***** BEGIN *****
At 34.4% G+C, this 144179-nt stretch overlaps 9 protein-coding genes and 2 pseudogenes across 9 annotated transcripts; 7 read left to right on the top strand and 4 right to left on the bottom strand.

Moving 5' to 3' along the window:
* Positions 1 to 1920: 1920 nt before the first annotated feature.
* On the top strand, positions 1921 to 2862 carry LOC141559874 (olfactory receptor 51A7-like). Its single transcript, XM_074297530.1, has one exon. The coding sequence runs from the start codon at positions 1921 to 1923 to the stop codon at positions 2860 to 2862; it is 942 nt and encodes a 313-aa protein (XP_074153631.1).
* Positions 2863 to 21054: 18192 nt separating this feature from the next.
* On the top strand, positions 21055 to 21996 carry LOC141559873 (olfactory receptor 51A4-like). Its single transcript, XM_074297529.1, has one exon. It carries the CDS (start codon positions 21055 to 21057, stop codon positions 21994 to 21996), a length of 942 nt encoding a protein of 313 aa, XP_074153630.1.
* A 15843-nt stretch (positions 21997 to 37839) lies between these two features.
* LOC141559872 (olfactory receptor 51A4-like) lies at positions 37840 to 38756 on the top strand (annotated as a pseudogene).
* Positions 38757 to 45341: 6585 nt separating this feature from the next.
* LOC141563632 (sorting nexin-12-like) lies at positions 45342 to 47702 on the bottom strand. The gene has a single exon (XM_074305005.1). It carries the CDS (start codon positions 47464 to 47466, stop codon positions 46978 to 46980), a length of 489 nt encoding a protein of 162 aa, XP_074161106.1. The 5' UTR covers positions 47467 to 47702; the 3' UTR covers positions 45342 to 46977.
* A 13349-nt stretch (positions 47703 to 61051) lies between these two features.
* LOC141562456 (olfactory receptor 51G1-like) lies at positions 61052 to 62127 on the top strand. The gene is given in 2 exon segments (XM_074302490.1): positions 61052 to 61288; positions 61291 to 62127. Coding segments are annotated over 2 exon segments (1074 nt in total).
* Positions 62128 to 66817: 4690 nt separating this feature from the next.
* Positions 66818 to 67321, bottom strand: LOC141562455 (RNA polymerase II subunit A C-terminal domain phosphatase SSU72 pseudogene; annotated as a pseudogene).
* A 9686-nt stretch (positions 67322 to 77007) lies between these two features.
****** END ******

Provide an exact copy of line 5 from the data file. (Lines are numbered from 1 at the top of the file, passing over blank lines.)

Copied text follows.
* Positions 2863 to 21054: 18192 nt separating this feature from the next.